1. This is a second appeal by the appellant-plaintiff aginst the concurrent decisions of both the Courts below dismissing his suit for possession of 33 gunthas area from out of filed Survey No. 59/1, area 3 acres 12
Against decision of D. D. Sutavani Dist. J., Buldana, d/- 16-4-1971.
IA/ JA / E 141 /83/ SNV
Gunthas, of village Nimbhari in Malkapur taluqa of Buldana district.
2. The appellant-plaintiff claimed to have purchased the suit land Survey No. 59/1 , Area 3 acres 12 gunthas, land revenue Rs. 8/- of village Nimbhari from Onkar sakharam Patil his brothers and certain other persons under a registered sale deed Ex. 33 dated 2-1-1961. It was the contention of the appellant-plaintiff that in the months of June 1963 and June 1964 , the respondent who was cultivating the adjoining pot-hissa Survey No. 59/1-A, 3 acres 8 gunthas area, encroached upon 33 gunthas land from the plaintiff's field Survey No. 59/1 The appellant -plaintiff got the land measured on 24-5-1965 claiming possession of the encroached land. These contentions were denied by the respondent, who alternatively contended that he had become owner of the suit land by adverse possession. The trial Court dismissed the plaintiff had failed to prove his title to the allegedly encroached suit land and this dismissal of the appellant's suit was confirmed by the lower appellate Court.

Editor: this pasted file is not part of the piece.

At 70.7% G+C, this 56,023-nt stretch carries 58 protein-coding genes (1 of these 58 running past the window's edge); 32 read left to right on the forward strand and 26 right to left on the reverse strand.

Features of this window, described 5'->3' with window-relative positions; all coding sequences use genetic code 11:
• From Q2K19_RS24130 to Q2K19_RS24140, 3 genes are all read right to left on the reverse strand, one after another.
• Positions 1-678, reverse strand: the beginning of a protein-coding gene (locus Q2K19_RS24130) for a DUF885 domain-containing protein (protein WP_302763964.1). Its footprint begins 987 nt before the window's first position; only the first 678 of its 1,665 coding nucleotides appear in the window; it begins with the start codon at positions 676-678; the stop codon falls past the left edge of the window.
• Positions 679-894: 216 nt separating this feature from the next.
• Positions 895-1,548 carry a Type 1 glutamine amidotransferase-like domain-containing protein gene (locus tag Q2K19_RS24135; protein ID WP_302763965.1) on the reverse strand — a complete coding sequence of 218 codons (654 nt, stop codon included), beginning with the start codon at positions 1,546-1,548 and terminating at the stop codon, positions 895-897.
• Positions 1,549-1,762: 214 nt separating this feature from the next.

3. It would seem from the oral and documentary evidence on record that originally the whole field survey No. 59 had an area of 6 acres 20 gunthas and was owned by Onkar sakharam Patil, his brothers Trimbak Sakharam Patil, waman Sakharam Patil , Sadashio Sakharam patil, their father Sakharam Sitaram Patil and Bhagirathibai wife of Sakharam Patil. It would thus seem that the whole land Survey No. 59 was owned initially by the appellant's vendor. An attempt was made by the respondent ot prove that under a sale deed dated 23-4-1936 the original owners of the whole field Survey No. 59 had sold an area of 4 acres out of this field to Gulabsa Mohanasa, from whom that portion of the land appears to have been taken on lease by the respondent and subsequently on 1-4-1961 the respondent claims to have acquired rights of owner ship in that land under the provisions of the Bombay Tenancy and Agricultural Lands(Vidarbha Region) Act, 1958. The courts below, have accepted proof of this sale of 4 acres of land and have, therefore come to the conclusion that after the original owners of Survey No. 59 had sold 4acres of land from out of the total area of 6 acres of 2 acres 20 gunthas could be said to have remained with the original owners, which alone they could transfer to the appellant plaintiff under the sale deed Ext. 33 dt 2-1-1961. Therefore, the Courts below have come to the conclusion that the appellant-plaintiff had failed to prove his title to 3 acres 12 gunthas land of survey No. 59/1 He could get title to only 2 acres 20 gunthas land since 4 acres area from the whole field Survey No. 59 having a total area of 6 acres 20 gunthas, had already sold by the initial owners to gulabsa. That would be a very correct and sound line of reasoning ,provided the alleged sale of 4 acres land by the initial owners of the Patil's family in favour of Gulabsa could be said to have been established.